Thirty years ago in 1963, animal lover and conservationist, Yong Kian Sen, bumped into an Indonesian selling young estuarine crocodiles (crocodylus porosus). Without much persuasion, Yong decided to add all the six reptiles to his collection of goats and other animals.
His decision was made easier because of his two sons, Marvin and Johnson, were equally keen wildlife enthusiasts. Since then, Yong family’s passion for animals has almost a legend in Sarawak.
Today they run not only Malaysia’s oldest crocodile farm but also one of the biggest which at present a collection of over thousand reptiles bred in captivity.
The farm also has a zoo which has collection of animals ranging from bear cats, macaques, porcupines, deer, civet cat, flying fox, sun bears, wild boars, an array of birds, pheasants and pythons.
The Jong’s Crocodile Farm story is what that started from a hobby. It started after the Japanese occupation in 1948 when Yong, an ambitious farmer, migrated from the riverine village of Beliong to Kuching to do business. He started a small sports shop called Fui Lip. When his business began to thrive, he looked for other pursuits.
After acquiring the first six baby crocodiles, Yong became very interested in the reptiles that he decided to breed them. He purchased another 19 baby crocodiles in 1964 bringing his total collection to 25. All the reptiles were kept in a pond in their acre-sized family property at Chawan Road in Kuching.
Sixteen years later in 1979, the Yong family acquired a two and a half acre property at Siburan, about 18 miles from Kuching. Hundreds of eggs were laid during this period but none of them hatched. It was then that Yong decided that they should visit riverine villages in Kuching to make enquiries about crocodile breeding habits. Finally the Yong had their breakthrough.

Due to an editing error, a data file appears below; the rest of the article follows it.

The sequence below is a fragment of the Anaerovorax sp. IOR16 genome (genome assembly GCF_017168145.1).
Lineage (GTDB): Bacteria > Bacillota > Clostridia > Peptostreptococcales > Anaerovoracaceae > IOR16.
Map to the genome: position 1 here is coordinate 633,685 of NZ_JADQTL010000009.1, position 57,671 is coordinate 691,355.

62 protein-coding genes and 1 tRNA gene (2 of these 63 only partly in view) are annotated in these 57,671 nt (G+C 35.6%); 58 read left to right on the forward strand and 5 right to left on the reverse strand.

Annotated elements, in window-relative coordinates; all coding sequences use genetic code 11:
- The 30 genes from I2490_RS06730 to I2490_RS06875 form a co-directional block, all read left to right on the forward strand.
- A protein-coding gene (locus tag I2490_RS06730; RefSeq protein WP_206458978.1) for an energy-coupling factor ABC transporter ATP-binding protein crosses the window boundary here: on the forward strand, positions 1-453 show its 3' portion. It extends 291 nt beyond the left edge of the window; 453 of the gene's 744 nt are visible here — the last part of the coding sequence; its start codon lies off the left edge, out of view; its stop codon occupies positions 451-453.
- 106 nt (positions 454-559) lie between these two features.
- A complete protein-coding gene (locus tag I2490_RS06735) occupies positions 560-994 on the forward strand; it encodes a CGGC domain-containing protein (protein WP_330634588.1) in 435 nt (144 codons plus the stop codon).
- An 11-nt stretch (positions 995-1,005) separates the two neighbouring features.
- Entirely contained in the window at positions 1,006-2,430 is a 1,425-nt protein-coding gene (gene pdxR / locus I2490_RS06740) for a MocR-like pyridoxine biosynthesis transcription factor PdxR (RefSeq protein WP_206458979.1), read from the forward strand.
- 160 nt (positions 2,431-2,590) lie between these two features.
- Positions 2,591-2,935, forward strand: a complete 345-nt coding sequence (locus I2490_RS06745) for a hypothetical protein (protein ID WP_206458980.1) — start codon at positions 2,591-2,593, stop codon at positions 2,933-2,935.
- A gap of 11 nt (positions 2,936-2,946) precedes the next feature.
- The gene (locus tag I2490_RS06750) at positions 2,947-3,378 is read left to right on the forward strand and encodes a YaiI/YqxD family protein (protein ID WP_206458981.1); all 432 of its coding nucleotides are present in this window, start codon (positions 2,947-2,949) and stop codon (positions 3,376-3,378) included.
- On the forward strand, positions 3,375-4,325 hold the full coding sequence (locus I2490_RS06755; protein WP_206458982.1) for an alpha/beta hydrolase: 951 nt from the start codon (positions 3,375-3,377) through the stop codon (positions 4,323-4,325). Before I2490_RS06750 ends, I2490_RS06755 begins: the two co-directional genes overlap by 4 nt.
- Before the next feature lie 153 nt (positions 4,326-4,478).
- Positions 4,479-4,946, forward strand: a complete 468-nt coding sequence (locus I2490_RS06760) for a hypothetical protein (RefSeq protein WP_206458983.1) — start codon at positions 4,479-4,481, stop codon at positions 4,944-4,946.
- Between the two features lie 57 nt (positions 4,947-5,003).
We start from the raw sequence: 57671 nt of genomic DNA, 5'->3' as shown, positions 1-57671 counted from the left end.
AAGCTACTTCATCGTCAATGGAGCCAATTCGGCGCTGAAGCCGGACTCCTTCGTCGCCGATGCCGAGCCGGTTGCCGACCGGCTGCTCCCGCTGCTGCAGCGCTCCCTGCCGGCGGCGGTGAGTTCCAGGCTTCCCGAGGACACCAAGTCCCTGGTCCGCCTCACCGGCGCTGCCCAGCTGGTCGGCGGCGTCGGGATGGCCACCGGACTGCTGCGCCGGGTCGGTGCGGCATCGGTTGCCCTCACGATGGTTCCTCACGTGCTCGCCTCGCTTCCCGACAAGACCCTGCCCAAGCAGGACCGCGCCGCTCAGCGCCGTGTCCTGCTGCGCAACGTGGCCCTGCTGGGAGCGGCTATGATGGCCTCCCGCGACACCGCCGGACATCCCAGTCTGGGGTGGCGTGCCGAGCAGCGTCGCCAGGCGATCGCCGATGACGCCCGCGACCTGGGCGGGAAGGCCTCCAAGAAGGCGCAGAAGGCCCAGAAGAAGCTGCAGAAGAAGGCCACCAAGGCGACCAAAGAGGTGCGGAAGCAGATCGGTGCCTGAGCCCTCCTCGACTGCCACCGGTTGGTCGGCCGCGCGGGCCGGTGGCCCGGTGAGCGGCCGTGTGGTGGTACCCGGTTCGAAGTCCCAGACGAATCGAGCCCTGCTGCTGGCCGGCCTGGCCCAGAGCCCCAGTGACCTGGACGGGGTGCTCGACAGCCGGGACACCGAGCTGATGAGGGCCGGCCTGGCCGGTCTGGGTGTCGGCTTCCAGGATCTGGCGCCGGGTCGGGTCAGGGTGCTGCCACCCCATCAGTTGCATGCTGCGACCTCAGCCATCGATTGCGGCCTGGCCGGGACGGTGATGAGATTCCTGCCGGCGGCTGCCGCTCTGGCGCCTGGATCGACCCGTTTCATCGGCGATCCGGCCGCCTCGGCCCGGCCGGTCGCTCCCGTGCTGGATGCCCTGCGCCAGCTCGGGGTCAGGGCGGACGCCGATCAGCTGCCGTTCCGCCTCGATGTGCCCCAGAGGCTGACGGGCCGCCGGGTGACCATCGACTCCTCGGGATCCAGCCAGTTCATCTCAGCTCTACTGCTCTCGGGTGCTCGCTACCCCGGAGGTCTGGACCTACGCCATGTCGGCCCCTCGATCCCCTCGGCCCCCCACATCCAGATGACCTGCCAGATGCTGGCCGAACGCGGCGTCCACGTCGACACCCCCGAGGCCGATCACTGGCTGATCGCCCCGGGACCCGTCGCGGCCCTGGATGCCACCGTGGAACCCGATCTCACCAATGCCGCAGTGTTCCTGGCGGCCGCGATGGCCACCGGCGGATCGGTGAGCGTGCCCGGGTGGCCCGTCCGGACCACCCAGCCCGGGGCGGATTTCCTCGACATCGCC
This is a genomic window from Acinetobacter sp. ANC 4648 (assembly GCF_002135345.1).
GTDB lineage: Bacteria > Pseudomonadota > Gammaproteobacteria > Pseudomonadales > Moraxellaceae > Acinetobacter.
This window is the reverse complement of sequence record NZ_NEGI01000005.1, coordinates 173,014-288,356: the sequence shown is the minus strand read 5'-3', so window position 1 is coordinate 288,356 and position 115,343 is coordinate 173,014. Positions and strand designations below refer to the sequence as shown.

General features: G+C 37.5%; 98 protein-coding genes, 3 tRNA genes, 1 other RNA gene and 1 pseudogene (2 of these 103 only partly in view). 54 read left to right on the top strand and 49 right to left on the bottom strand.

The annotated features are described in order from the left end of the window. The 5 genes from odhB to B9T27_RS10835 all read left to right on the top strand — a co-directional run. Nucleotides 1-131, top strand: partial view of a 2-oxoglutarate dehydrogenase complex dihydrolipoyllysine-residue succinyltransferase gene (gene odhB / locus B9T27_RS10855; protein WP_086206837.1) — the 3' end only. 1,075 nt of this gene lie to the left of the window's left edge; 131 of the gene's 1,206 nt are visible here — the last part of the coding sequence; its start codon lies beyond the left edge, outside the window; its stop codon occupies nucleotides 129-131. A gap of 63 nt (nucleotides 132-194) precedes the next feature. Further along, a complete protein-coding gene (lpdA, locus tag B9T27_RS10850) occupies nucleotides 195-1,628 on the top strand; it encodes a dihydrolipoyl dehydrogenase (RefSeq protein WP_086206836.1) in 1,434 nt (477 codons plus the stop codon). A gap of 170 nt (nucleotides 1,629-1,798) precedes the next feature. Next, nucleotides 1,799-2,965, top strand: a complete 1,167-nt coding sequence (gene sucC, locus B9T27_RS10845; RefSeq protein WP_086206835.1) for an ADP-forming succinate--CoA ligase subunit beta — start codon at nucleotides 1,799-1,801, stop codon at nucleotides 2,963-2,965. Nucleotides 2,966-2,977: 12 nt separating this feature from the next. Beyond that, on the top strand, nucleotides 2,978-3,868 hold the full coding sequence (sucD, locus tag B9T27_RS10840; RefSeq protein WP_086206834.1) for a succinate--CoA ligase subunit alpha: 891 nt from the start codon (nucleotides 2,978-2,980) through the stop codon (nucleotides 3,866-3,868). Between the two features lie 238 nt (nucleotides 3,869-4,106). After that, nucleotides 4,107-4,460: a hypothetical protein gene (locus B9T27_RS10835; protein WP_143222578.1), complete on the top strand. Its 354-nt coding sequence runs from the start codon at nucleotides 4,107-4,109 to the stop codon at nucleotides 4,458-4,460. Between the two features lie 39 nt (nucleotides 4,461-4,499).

On May 30, 1981, after 18 long years, the first batch of 20 hatchlings were born. While this was happening, Johnson, his second son, spent a great deal of time and effort to continue with his private study of crocodile breeding habits.
After years of trial and error and heartaches, Johnson eventually devised his own incubator based on the nesting data he had collected. His first incubator, was crudely made from plywood in 1983. Since then there was no looking back.
At present Jong’s Farm has moved to a 25 acres property. It has 500 breeding crocodiles in bulk of the farm’s off-spring for export. Yong, also hopes his farm can play a leading role in conversation of this crocodile species.
Jong’s Crocodile Farm surrounded in the natural setting among the forest where most lived and more freely. A sight were any avid photographers should be interested to capture the ‘back to nature’ concepts of the farm.